It was one of the most controversial development proposals in the history of Lower Moreland Township.
Developer W. Joseph Duckworth's plan to build a walkable, mixed-use village in the affluent eastern Montgomery County municipality stirred nearly four years of debate and numerous redraftings before township approval was granted in 2004.
In that time, opponents packed township meetings by the hundreds, urging rejection of what was at the time a new building concept for Pennsylvania and New Jersey - known as a traditional neighborhood development, or TND.
For Duckworth, "the ultimate compliment," if not outright vindication for the Woodmont development, is perhaps now finally his.
It is the star of the township's Web site, four of its stone-and-siding Colonials stripped across the top of the Lower Moreland home page. The page was discovered by accident recently by one of Duckworth's staffers who was visiting the Web site for information.
"I have no interest in gloating," an overjoyed Duckworth, president of Arcadia Land Co., of Wayne, said yesterday. "All I want to say is I'm delighted."
Then he said plenty more, rattling off a string of accomplishments for the $77.5 million development:
85 of its planned 120 homes are occupied.
26 of the lots were sold last year, and 11 more have been taken so far this year - even in the throes of the nation's housing crisis.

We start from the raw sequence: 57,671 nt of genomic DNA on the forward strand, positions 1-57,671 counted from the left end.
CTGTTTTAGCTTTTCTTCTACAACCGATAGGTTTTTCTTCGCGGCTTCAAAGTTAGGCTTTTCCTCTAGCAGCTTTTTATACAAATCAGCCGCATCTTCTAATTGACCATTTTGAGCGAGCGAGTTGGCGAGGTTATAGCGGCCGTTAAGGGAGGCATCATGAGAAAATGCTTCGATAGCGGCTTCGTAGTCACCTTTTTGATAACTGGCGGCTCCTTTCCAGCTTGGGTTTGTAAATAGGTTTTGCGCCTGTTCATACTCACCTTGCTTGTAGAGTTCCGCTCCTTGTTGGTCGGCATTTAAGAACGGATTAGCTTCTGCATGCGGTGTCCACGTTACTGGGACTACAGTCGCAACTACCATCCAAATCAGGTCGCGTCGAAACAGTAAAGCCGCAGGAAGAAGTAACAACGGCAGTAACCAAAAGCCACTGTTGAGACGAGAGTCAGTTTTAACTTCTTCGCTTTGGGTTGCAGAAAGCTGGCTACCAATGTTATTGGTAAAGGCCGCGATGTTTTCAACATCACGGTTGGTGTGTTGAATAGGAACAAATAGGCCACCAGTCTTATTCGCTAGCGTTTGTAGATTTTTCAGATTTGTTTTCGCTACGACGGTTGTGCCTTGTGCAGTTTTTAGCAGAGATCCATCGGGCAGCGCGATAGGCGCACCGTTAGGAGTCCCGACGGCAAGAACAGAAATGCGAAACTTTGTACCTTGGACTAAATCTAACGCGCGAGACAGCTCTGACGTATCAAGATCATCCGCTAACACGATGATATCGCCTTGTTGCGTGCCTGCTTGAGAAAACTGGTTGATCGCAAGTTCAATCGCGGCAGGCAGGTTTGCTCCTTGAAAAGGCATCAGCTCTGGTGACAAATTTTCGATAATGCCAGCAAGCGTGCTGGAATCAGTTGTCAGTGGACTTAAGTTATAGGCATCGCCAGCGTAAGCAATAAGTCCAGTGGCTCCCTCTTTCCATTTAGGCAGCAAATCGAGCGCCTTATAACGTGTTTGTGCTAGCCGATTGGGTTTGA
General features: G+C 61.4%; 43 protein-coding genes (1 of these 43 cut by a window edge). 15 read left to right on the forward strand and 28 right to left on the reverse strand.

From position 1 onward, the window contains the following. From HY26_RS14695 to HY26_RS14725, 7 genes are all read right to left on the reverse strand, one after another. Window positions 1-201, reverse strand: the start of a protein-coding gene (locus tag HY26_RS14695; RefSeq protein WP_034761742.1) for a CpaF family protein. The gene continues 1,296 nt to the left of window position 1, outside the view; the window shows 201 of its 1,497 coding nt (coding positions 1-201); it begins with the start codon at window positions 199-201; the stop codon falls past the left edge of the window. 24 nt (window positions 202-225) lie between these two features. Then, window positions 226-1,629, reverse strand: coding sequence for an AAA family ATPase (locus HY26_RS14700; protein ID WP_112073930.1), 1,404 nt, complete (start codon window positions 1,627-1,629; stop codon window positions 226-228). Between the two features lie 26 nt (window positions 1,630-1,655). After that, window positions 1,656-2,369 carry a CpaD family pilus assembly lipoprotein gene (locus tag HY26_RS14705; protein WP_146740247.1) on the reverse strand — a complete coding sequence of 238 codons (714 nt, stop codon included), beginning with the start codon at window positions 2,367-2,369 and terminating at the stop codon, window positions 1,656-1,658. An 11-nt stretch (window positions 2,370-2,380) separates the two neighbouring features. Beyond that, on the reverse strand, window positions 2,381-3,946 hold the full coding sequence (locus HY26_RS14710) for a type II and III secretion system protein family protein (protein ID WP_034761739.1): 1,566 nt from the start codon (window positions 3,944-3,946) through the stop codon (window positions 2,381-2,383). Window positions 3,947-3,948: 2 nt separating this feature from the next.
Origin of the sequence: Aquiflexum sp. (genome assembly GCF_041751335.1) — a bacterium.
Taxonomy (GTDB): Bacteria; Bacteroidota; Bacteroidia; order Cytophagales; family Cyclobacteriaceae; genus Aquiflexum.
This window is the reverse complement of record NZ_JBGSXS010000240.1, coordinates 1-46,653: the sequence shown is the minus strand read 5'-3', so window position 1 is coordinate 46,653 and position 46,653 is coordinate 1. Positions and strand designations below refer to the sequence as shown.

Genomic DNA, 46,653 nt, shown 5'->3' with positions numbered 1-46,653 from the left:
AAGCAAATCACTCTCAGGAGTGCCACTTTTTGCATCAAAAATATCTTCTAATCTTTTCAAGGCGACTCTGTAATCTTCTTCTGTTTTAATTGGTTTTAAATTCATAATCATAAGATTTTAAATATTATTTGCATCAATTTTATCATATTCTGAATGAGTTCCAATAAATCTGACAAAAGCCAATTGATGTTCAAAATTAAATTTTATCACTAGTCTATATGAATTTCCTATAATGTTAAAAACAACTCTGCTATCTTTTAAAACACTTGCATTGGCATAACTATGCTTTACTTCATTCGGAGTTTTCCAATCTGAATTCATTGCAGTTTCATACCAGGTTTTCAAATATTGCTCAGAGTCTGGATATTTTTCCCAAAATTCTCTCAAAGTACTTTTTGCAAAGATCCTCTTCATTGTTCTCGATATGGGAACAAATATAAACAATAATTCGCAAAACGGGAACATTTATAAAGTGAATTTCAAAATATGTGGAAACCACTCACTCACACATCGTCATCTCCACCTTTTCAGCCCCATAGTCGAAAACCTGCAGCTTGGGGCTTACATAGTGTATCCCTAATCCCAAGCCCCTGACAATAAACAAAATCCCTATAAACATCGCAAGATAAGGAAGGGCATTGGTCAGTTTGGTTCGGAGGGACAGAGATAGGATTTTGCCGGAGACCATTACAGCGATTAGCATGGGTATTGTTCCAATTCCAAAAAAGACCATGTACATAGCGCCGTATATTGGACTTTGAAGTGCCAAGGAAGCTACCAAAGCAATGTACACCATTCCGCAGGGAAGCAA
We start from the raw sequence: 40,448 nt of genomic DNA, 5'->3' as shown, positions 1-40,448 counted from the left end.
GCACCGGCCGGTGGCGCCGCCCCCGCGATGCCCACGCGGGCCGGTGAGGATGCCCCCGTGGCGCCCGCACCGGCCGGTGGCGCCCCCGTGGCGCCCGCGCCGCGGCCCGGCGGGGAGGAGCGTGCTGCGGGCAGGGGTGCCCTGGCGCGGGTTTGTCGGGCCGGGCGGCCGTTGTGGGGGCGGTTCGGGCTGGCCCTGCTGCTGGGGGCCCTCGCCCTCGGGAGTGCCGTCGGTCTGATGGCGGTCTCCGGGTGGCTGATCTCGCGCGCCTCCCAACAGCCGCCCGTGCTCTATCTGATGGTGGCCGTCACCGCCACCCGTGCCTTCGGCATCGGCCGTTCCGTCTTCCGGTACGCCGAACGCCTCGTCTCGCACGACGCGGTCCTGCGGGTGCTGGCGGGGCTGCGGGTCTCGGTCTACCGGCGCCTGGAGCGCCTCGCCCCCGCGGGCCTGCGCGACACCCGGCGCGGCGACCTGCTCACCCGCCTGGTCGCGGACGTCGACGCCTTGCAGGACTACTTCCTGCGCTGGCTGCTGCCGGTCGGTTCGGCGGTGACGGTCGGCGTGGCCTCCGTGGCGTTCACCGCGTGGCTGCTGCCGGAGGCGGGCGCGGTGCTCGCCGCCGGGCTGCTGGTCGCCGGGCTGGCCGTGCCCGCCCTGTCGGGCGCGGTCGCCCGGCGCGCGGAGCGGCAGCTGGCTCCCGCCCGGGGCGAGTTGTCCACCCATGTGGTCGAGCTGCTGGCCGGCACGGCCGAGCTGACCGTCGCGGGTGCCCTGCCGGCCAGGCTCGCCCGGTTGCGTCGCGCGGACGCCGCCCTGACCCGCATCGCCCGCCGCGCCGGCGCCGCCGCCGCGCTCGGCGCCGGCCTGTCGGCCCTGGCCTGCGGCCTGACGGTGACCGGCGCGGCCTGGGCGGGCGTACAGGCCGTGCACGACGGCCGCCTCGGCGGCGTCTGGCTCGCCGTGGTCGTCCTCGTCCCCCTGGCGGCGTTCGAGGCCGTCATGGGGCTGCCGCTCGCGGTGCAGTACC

Woodmont now includes a commercial complex with a coffee shop, an Italian restaurant, and law offices.
He called the premier billing on Lower Moreland's Web site "the icing." Given the project's contentious early years, it is "a nice little irony," Duckworth said.
The Woodmont naysayers contended that houses built close together on tiny lots would never sell and would bring down the value of surrounding neighborhoods.
They denounced alleys - where Duckworth wanted to confine such unappealing lifestyle activities as trash pickup - as places where people in Philadelphia "are killed." And they worried that fire trucks and school buses would maneuver through streets that would be four to eight feet narrower than thoroughfares in standard suburban developments.
Woodmont came to symbolize the rigors of getting communities in this region to accept development that deviated from the norm, even when such trends were becoming wildly popular in other parts of the country, as TNDs were back when Duckworth proposed the concept in Lower Moreland in 2000. The Inquirer chronicled Woodmont's stormy origins in a three-part series in May 2001.
Francis J. Devinney vividly recalls those heated times. He was, and still is, one of the township's six commissioners, now serving as board president. Built on nearly 48 acres at Byberry and Heaton Roads, about 15 acres of which have been protected as open space, Woodmont is in Devinney's ward and has "turned out to be a very nice project," he said yesterday, while confessing ignorance on how Woodmont came to be featured on the township home page.
That was the call of Randee Elton, Lower Moreland's assistant manager. Having joined the township in October, Elton was not aware of Woodmont's long and testy history when she gave it such a place of Web prominence.
"It was just put up there as a pretty picture," she said yesterday.
But it probably will not last.
"That picture will be changed periodically," Elton said, to give the site "a fresh look."